Dammit, emacs [xkcd.com]

        --
        https://www.youtube.com/watch?v=aoFiw2jMy-0 https://soylentnews.org/~MichaelDavidCrawford
    • (Score: 1, Interesting) by Anonymous Coward on Saturday July 08 2017, @03:03PM (1 child)

      by Anonymous Coward on Saturday July 08 2017, @03:03PM (#536543)

      Because it's in the spec, and "standards compliance" tests will be testing for it. Just like the whole whining about Firefox and derivatives not supporting CSS-color-link-spying and failing standard's compliance tests has led to wave upon wave of whining (and by extension added to the dominance of chrome due to the loud and incessant whining by said hipstard web designers).

      Sure you can build a browser without it (Palemoon for example will never support it according to the author), but all the major browsers will support it and most derivatives/forks will be too lazy/ignorant to remove it.

      • (Score: 5, Insightful) by Anonymous Coward on Saturday July 08 2017, @03:07PM

        by Anonymous Coward on Saturday July 08 2017, @03:07PM (#536544)

        PS: Once it becomes a commonplace thing that exists in all major browsers sites will begin using it for far more than just video streaming, they could find some ass-backward way to bend it into an anti-adblock mechanism for example (or the spec will be expanded to allow for it because Google pretty much owns the WC3 and writes the spec themselves nowadays), at which point anyone visiting the site will require it --- and rest assured, this kind of crap will find its way into commonly used frameworks and CMS (the same way shit like jQuery is everywhere now despite serving no actual purpose other than bloating pages by virtue of devs being too lazy to write their own code).

        To fix the internet a parallel internet will need to be created.

  • (Score: 0) by Anonymous Coward on Saturday July 08 2017, @02:21PM

    by Anonymous Coward on Saturday July 08 2017, @02:21PM (#536537)

    That's the thing right there. The general trend has been away from DRM for some time now for other things. DRM free games, DRM free music and DRM free books are all things that are widely available. DRM really only makes sense in the case of media that's being rented for a short period of time. If the store is a store and claims to be selling things, then there better not be any DRM as that's fraud.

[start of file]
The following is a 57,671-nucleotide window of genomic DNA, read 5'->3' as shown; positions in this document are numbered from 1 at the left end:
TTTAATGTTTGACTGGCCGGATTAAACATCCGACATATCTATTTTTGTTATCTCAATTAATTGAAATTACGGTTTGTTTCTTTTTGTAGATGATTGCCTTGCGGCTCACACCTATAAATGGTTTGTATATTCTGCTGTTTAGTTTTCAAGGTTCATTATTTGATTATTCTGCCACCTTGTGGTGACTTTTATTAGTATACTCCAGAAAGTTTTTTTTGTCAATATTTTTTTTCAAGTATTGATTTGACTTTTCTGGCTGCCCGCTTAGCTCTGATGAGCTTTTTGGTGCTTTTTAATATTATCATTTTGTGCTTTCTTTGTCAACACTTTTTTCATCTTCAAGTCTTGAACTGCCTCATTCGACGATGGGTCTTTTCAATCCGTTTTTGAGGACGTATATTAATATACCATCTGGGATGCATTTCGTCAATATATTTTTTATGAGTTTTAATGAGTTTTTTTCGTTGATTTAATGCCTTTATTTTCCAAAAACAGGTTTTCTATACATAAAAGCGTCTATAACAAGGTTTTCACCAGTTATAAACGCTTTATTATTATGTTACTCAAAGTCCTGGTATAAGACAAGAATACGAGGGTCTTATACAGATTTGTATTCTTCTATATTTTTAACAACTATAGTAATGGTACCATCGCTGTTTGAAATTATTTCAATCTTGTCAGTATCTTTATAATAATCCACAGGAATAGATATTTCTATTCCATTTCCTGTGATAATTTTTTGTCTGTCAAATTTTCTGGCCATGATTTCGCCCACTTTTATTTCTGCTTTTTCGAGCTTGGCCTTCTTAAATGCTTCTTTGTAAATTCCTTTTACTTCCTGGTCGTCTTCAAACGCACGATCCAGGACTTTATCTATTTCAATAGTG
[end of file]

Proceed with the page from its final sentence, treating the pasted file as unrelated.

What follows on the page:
Including a standard way of hooking DRM up to a browser is just encouraging bad behavior. Plus, we know perfectly well that it's not going to be the same DRM on each platform, so you'll have to have some sort of plug in or special code on the computer anyways, which means that Linux and any OS that isn't Android, Windows or OSX is likely left out in the cold.

  • (Score: 2) by frojack on Saturday July 08 2017, @04:41PM (1 child)

    by frojack (1554) on Saturday July 08 2017, @04:41PM (#536567) Journal

    The whole point of DRM is to be as opaque as possible.

    Are you sure?
    Because that strategy hasn't worked that well in most segments of the DRM world. People find a way around it.

    I suspect the whole point of DRM is to make it obvious when it is hacked/defeated, so that prosecution is easier.

    I bet it ends up being more like Like the Dye-Pack in the stack of bills than the armed guards at the door.

    --
    No, you are mistaken. I've always had this sig.
    • (Score: 0) by Anonymous Coward on Saturday July 08 2017, @06:34PM

      by Anonymous Coward on Saturday July 08 2017, @06:34PM (#536600)

      While I suspect HDMI may do something like that, your prepostion relies on secret watermarks.